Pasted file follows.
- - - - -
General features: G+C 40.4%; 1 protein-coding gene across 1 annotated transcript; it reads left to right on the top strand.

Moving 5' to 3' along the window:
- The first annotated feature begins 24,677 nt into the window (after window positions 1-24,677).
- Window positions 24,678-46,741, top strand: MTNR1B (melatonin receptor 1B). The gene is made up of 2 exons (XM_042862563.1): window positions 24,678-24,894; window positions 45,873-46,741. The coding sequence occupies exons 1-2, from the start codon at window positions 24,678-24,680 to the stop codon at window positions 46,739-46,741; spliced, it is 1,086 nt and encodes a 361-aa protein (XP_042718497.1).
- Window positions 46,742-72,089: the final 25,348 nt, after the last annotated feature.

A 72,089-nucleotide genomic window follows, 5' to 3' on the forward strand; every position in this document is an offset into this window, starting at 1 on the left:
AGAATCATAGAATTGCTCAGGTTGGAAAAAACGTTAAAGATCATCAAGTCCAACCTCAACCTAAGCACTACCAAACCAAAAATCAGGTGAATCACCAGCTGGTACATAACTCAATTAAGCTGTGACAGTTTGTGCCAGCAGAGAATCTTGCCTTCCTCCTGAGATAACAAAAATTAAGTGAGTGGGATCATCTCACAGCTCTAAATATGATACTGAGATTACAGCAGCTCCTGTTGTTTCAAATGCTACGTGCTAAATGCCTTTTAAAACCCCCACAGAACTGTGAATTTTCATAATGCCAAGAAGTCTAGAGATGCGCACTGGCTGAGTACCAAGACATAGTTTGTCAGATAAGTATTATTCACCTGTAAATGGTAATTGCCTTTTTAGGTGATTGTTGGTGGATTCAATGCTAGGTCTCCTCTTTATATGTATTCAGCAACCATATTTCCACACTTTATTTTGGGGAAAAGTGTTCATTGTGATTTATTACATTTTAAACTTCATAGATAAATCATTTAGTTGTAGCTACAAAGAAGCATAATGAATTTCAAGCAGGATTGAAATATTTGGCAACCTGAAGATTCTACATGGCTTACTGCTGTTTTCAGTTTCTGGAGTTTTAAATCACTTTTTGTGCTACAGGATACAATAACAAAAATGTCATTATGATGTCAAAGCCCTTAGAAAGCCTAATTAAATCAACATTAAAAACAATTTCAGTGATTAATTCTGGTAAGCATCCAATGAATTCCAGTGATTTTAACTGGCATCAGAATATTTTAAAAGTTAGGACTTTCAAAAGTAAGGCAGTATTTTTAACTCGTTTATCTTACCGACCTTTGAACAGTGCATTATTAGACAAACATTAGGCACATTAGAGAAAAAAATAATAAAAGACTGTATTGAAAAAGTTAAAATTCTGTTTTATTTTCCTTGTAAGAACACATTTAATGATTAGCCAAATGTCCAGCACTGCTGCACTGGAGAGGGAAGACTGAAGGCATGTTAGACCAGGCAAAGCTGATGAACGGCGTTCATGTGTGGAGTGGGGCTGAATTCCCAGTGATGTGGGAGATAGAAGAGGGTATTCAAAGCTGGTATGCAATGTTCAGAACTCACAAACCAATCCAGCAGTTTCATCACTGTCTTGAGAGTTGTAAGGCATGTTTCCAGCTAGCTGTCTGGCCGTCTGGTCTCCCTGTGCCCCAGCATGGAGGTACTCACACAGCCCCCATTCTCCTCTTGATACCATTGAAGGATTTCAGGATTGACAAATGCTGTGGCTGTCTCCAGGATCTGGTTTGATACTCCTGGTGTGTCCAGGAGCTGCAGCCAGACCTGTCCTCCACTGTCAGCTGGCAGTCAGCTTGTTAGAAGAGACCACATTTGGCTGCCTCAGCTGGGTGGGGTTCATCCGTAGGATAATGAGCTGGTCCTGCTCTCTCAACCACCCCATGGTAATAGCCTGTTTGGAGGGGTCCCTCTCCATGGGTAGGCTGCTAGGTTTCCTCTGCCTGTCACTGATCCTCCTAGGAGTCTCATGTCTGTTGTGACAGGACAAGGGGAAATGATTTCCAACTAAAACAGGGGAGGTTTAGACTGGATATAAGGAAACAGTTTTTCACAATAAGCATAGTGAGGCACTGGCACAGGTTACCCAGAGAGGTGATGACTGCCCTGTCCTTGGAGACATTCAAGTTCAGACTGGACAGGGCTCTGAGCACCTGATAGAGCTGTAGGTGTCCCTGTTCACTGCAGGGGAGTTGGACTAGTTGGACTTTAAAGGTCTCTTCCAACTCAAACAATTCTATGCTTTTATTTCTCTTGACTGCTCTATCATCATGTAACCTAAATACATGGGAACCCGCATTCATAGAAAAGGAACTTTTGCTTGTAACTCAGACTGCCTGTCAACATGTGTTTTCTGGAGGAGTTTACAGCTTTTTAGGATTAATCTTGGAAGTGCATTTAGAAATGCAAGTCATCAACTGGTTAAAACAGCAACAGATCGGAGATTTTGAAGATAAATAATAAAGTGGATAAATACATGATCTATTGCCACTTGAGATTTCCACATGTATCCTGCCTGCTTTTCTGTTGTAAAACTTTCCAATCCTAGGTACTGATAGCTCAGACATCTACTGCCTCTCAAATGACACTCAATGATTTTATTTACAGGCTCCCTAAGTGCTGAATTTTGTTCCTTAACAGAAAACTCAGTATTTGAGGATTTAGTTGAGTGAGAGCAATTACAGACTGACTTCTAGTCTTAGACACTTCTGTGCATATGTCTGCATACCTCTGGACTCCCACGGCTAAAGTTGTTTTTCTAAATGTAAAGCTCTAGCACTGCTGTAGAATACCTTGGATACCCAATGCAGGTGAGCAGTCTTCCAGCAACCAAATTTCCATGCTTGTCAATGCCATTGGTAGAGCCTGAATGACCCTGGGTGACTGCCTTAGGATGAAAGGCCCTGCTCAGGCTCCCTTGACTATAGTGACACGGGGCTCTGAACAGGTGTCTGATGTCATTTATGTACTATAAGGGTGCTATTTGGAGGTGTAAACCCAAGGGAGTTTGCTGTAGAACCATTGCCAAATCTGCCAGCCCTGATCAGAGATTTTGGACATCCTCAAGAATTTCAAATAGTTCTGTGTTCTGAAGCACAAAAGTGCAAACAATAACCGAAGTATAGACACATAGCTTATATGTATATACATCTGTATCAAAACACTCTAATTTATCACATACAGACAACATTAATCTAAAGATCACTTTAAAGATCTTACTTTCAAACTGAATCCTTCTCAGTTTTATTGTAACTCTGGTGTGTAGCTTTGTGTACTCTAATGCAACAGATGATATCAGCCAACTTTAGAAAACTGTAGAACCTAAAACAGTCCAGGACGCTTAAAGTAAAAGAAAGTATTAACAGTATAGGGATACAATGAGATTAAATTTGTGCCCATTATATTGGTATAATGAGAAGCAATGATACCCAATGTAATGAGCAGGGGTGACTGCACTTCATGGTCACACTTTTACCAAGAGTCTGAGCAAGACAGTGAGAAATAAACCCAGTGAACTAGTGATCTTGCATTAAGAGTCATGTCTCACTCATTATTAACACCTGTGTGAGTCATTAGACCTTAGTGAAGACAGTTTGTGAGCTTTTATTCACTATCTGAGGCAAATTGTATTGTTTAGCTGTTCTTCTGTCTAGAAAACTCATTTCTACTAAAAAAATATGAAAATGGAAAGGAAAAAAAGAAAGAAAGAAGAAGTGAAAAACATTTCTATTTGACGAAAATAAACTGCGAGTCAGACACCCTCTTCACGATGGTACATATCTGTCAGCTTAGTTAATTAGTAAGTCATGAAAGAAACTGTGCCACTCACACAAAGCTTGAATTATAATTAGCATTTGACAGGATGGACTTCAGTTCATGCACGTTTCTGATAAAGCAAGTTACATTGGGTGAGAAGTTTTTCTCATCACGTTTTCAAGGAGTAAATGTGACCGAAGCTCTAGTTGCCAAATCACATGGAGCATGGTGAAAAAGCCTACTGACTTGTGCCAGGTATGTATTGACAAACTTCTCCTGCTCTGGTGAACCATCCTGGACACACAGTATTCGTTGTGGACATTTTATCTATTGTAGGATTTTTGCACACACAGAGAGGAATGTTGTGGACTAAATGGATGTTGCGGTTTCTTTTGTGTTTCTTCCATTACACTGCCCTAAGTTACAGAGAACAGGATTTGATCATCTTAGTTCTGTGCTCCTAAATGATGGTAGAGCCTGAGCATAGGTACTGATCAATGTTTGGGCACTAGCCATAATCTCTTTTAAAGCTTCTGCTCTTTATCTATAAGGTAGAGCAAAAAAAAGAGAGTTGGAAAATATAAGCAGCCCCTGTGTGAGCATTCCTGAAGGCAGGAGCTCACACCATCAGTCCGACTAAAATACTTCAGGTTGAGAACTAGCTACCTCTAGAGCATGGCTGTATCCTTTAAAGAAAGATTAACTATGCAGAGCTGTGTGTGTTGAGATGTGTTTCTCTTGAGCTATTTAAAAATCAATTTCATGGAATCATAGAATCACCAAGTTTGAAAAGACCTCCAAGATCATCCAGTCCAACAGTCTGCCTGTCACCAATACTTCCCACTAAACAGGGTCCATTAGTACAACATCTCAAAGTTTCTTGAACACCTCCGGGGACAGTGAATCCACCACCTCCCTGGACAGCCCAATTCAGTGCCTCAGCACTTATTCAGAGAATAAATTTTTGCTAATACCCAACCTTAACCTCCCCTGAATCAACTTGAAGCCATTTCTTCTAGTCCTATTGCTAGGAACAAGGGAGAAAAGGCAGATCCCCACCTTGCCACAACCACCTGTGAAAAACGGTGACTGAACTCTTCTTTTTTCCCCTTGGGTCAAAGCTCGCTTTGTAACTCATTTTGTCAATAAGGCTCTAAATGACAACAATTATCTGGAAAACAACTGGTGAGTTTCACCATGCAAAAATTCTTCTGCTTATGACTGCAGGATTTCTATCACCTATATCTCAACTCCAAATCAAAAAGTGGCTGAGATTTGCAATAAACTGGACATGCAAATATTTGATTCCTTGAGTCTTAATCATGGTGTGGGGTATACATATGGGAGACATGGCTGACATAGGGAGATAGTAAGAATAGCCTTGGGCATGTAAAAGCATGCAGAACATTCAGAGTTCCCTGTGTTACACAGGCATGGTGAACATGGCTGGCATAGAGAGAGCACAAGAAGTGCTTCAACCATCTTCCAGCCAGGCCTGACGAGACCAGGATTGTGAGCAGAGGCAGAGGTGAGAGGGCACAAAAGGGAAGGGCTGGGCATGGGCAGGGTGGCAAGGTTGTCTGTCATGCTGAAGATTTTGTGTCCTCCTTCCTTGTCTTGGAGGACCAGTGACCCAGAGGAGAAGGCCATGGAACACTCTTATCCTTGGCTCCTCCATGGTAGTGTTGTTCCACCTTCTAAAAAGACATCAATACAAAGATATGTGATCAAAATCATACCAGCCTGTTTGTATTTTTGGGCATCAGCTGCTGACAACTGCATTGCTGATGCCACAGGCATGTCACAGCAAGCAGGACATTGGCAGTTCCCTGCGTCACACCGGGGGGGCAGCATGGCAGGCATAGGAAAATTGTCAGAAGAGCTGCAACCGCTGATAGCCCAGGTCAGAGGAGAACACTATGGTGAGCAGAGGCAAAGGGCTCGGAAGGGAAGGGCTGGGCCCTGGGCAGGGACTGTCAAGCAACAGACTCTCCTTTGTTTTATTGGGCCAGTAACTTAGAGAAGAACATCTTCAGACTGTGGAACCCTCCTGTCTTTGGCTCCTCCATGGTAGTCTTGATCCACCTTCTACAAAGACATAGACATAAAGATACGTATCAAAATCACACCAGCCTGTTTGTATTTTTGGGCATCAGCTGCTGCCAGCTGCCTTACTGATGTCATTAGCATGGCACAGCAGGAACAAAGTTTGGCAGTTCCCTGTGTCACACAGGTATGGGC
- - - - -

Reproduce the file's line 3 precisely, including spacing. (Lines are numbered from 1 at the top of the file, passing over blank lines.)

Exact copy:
- The first annotated feature begins 24,677 nt into the window (after window positions 1-24,677).